In an ideal world, everyone would just eat healthy food and live a very productive and long life. But the reality is that many people do the complete opposite. Many people in Australia do not pay a lot of attention to their diet. Sadly, this can have severe negative implications on overall health and well-being. Being overweight or obese are two conditions that may arise from an unbalanced diet. An overweight person often gets diagnosed as overweight because the amount of energy that they consume through food is less than the amount they use to do their daily activities. This extra energy is converted to fat and stored by the body. The same thing leads to obesity. But, the amount of energy / fat that is stored is in a much larger quantity.
Since many Australians consume a diet that is high in ‘bad’ fats, it is no surprise that a high percentage of the population is currently overweight or obese. Based on a study in 2016 by the AIHW, more than half of the Australian population is considered to be overweight or obese. This is alarming and frightening. In fact, between 2003 and 2011, studies have shown that there has not been any significant change in the rate of obesity and overweight person(s) in the country. There is also a noticeable correlation between the weight of a person and their socioeconomic status- the lowest socioeconomic group has the highest rate of overweight and obese people.
Research shows that men and women seem to have different risk factors for overweight and obesity as males are more likely to be overweight or obese. Age also seems to play a huge factor. This means that it may be more likely for men to become overweight or obese and the older you are, the more prone you are to becoming overweight or obese. But, whether you are a man or woman, it is quite easy to determine if your body has stored excess fat. One easy way to do this is by calculating your BMI (Body Mass Index). There are 4 categories that you may fall in based on BMI calculations: underweight (less than 18.5), average/normal (18.5 – 24.9), overweight (25-29.9) and obese (30 or more).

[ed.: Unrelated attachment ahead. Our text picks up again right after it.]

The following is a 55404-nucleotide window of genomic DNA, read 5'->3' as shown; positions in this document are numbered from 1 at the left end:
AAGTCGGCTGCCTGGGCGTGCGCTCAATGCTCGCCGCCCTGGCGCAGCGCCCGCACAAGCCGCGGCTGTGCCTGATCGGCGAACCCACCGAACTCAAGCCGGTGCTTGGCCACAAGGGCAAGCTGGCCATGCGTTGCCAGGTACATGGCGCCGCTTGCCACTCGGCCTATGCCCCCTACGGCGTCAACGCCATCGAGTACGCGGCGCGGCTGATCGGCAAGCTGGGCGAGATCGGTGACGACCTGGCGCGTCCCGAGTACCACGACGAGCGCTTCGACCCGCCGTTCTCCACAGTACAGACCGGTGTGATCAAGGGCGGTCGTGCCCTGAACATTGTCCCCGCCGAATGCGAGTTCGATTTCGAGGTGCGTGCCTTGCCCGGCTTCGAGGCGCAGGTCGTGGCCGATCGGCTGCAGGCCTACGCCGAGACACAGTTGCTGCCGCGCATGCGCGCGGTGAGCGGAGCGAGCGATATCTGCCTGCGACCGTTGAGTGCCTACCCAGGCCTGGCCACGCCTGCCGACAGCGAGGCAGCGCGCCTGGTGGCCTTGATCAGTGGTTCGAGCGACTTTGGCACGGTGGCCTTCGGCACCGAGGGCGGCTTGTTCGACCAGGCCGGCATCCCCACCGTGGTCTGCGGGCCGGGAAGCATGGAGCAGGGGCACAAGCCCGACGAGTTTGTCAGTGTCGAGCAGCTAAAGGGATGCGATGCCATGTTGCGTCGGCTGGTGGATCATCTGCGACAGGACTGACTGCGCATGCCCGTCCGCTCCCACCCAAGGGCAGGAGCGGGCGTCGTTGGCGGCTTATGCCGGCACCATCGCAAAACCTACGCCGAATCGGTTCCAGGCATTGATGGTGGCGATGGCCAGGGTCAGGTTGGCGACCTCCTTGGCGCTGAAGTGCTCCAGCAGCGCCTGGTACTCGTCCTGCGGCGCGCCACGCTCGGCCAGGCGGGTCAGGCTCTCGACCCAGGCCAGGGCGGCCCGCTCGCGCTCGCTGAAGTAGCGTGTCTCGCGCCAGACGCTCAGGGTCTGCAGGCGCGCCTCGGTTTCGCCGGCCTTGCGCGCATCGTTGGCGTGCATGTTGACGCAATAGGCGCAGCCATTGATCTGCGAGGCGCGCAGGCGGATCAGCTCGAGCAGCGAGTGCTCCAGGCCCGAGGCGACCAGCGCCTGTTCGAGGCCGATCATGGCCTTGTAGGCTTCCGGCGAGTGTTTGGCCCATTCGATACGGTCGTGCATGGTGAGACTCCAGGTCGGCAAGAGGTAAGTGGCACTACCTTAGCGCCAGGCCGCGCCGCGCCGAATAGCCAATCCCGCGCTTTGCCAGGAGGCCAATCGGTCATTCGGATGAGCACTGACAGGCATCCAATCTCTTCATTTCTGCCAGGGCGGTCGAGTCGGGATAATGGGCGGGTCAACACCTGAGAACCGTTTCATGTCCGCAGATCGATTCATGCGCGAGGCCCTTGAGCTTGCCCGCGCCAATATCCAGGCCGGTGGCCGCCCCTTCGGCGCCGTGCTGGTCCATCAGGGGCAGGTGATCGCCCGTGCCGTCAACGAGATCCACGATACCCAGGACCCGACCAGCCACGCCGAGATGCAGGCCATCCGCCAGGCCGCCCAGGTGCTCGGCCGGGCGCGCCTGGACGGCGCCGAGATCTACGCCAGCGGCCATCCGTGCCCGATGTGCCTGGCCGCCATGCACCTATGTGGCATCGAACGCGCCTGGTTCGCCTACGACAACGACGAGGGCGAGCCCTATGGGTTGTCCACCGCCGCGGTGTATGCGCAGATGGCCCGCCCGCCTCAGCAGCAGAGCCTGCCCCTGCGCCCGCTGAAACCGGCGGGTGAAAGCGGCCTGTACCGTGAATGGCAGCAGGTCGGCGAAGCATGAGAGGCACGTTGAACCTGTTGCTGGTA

So, how do you calculate this? Here’s a quick formula:
BMI = body weight in kg/ height2 (m2)
So, if you weigh 60kg and you are 1.6m tall,
your BMI would be 60/1.62 = 23.4 kg/m2 which means you are normal weight for your height and age
Certainly, not all diseases are linked to body weight. However, there are several diseases that have been linked to obesity and excess body fat. This means that once a person is overweight or obese, they are automatically at a higher risk of developing one of these conditions. Being overweight or obese is a condition that can be controlled and even reversed in many cases. So, it is possible to avoid suffering from many of these conditions. Some diseases that are linked to excess body fat include:
From research carried out by the AIWHC, it’s been deduced that there is a total of 22 diseases that may be associated with being obese or overweight. Regrettably, many of these conditions can have fatal consequences. The chances of fatality seem to increase even more if the condition is chronic or if it significantly affects one or more of the vital organs in the body.
It’s also important to note that several other diseases may be linked to overweight and obesity. So, as an individual, you have the awesome responsibility of ensuring that you maintain a normal BMI so you do not increase your risk factor for getting diagnosed with any of these dangerous illnesses.
If you realize that you are overweight or obese, the best way to avoid related illnesses is by getting rid of the excess body fat. Whether it is through diet, exercise or a combination of both, you can help to reduce your risk factor for many of the health conditions that are associated with obesity and overweight.
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